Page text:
It only took a moment. Even though it is known as moose flats, they surprised me as they stepped out from the willows. I’d been watching the dogs. Looking for changes in ear position. Wondering, as one would pick up his head or look off to the side. I’d seen some of this throughout the whole run, but nothing that warned me about these particular moose. Cow and calf they hopped out onto the trail and began to trot across it. The dogs love to chase, but they directly their energy forward. From Whiplash and Jigsaw up front to Gremlin and Gunnel in the back all of them drove forward, but stayed on the trail as the moose found their way off into the willows on the far side. Just as quickly as they appeared, they disappeared again. And the dogs run on.
I’ve never been much of an athlete. I played soccer in middle school. I was on a lacrosse and swimming team in high school, but I was never impressive. The dogs just blow me away. This time of year they are running for hours at a time, up to 50 miles in a stretch and ready to do it again after six hours of rest. And not just ready, screaming to do so. The snowfall has been light this year. There is not nearly enough for a sled. So we are still training on wheels. With a big group that means the truck. Yesterday, Max and I were able to join Mike for training. With Max as supervisor, Mike let the dogs go one at a time from the trailer. I ran back and forth to the gang line, hooking up each dog in its spot. “Lancelot, three left,” “Carhartt, 11 left,” “Wingman, 16 right,” Mike called. Each spot from one and two in the back to 17 and 18 in lead, is numbered to help hook the dogs up quickly and efficiently. The left and right, corresponding to the side of the line each individual dog prefers to run on. Within five minutes all 18 dogs were hooked up and we jumped in the truck. Away they went. Heads tucked down. Looping into their harnesses. Ten, eleven miles an hour, up hills, down hills, on the flats between the swamps. I sat in the truck, tired after my five minutes of sprinting, while the dogs went mile after mile, with no sign of tiring.
The snow at the sides of the trail is deeper. Watching from the truck, I looked for tracks. You can see the busy track of other dog teams, leaving a wide trail, three feet across with many small round steps between, as dog after dog follows the leader. You can see the tracks of canines, their steps a narrow, almost single file line. You can see the tracks of moose, bigger, and alternating from left to right. The trail winds its way through valleys and up and down hills. Some places the rounded, almost turquoise, ice of overflow lines the edges. As water seeps out of unfrozen springs and rivers, it flows over older ice and builds up these creeping pillows of ice. The mountains catch the quickly falling light, turning from gold to pink. Max was worried about the light. It was about three pm when we were returning home. “But I wanted to get home in the day,” he said. Again I wonder what day and night are, without consistency of light.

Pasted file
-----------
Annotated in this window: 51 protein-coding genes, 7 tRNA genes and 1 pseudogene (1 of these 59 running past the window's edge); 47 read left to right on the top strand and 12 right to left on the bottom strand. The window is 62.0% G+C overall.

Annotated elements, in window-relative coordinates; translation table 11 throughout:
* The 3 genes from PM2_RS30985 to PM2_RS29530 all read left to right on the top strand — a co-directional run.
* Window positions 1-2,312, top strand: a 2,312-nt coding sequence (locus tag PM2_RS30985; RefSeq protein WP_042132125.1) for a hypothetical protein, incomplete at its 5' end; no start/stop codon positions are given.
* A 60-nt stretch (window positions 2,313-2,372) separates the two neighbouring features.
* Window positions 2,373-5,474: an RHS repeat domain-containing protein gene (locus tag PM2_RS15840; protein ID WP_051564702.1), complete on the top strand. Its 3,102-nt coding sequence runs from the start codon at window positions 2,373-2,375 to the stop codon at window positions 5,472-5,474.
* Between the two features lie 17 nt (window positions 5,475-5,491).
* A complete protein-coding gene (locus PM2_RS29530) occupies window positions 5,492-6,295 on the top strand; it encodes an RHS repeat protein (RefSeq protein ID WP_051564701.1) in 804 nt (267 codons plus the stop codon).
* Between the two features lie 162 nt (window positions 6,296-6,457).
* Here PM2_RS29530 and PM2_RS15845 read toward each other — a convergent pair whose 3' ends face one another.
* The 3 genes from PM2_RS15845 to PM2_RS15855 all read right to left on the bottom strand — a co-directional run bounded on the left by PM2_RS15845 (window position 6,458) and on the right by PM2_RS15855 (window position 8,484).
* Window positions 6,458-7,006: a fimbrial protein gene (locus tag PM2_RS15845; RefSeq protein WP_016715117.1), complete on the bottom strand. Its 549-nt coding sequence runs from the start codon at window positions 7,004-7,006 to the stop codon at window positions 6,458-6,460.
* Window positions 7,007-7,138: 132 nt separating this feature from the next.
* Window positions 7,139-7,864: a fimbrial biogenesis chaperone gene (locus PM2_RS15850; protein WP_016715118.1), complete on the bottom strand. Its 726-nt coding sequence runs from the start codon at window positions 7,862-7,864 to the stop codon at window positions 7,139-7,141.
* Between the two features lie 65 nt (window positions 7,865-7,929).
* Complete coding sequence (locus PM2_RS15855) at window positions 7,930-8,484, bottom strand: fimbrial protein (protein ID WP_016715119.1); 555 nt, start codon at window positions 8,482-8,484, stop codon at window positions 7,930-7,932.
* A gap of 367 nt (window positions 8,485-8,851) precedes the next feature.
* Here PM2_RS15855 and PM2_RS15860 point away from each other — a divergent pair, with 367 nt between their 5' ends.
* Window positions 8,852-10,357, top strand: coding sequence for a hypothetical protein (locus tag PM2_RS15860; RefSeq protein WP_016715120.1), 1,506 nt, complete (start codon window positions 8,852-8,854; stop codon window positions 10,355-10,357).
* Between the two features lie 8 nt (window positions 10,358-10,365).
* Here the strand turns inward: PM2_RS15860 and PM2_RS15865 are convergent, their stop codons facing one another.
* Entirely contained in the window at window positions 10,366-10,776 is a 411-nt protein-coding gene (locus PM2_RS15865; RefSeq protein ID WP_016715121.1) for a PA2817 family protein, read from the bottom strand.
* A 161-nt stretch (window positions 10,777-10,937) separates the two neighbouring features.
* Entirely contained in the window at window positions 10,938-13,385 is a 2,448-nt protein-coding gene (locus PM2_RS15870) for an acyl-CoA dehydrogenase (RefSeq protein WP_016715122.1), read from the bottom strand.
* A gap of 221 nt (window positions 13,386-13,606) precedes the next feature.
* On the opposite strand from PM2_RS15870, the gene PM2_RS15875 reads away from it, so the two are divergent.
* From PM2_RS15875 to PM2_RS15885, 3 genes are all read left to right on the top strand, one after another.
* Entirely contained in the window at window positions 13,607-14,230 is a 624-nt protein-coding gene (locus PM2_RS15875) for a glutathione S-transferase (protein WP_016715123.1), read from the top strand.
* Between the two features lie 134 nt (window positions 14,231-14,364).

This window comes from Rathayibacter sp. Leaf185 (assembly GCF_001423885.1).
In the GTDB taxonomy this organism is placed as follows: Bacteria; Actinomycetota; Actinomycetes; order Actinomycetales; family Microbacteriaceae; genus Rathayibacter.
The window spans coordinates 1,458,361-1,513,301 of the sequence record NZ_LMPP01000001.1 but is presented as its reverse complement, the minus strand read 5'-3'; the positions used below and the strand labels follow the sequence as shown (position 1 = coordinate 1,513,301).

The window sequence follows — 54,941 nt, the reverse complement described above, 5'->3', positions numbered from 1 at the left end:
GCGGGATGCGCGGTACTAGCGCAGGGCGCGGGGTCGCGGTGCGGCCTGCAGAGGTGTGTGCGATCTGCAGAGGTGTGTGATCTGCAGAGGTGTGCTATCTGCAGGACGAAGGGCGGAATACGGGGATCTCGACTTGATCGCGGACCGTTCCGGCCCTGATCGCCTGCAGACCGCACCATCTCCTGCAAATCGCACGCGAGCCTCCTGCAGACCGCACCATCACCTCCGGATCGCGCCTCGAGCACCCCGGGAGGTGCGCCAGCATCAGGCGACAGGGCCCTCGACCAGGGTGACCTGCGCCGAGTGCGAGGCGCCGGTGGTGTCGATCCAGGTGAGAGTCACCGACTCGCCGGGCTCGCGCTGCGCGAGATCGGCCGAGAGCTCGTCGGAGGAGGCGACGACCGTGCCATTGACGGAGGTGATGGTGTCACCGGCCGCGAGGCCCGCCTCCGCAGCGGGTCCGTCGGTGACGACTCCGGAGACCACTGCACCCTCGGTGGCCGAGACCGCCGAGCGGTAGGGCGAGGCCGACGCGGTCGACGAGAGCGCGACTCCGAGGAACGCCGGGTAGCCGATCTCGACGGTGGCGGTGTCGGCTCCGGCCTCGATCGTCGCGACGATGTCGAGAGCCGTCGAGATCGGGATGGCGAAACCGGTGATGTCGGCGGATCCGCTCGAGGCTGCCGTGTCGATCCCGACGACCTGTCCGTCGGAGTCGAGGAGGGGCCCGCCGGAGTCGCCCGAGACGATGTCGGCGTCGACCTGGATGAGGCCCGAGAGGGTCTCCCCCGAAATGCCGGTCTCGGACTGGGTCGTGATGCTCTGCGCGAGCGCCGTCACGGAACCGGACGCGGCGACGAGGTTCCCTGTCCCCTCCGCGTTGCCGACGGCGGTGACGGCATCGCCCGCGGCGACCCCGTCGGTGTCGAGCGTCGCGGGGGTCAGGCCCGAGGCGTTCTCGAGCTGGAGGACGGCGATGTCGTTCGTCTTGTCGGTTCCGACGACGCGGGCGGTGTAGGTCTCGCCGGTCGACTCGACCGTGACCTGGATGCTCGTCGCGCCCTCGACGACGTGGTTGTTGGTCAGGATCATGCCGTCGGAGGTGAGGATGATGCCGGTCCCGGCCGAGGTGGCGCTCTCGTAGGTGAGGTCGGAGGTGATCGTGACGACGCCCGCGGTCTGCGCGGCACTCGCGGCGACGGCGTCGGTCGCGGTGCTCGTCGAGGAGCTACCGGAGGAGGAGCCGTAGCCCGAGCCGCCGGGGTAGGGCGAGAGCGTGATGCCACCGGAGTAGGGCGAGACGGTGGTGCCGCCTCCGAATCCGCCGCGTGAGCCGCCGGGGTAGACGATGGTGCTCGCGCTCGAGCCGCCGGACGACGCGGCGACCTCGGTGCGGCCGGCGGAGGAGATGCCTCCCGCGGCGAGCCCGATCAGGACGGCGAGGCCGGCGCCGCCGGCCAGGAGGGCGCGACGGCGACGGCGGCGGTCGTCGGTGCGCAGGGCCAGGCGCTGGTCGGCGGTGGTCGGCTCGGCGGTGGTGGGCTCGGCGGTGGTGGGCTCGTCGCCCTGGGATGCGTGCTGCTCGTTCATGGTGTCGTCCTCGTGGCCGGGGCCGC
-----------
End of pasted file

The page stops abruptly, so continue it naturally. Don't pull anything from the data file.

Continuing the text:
Around the kennel, we are thankful for many things. Firewood, running water, enough food, and family members, including, of course, dogs. I’ve been asked what my favorite dog is, but rarely, which one I am thankful for. Savanna said she is thankful for Gunnel. She says, "As temperatures drop and mileages increase, we must make sure everyone goes to sleep with a full belly. That's why I'm thankful for Gunnel. No frill, no fuss, he always cleans his bowl. His table manners and his dinner dancing feet are hardly poetic, but they are certainly something I'm always grateful to see! "
Thomas said he is thankful for Arson. He says, "It has been a pleasure to watch him develop into a true leader. He is always ready to take off and if he isn't out in front, he is trying to be. No obstacle seems to faze him. He is always eager to charge through and is an ideal example for the rest of the team. No matter what trail lies before him he is going to put all of himself into conquering it."
Right this moment, I am thankful for Willie, the beagle, for his desire to sit with me. And while there are dogs who have stood out to me for their talents, ability, and the lessons they have taught me, I think that more than anything, I am thankful for the characteristics of dogs. I am thankful for their affectionate personalities, always hopeful for a pat and willing to share their warmth. I am thankful for their honesty. I am thankful for their belief in me. No matter how many mistakes I make, the dogs always believe the best of me. And I am thankful for their joy in life. If only we could all face life’s opportunities, whether it is a chance to meet a friend, a bite of food, a romp in the woods, or a run at 40 below, with the happiness and enthusiasm of a dog.
Happy Thanksgiving from our family to yours.
Mike, Caitlin, and Max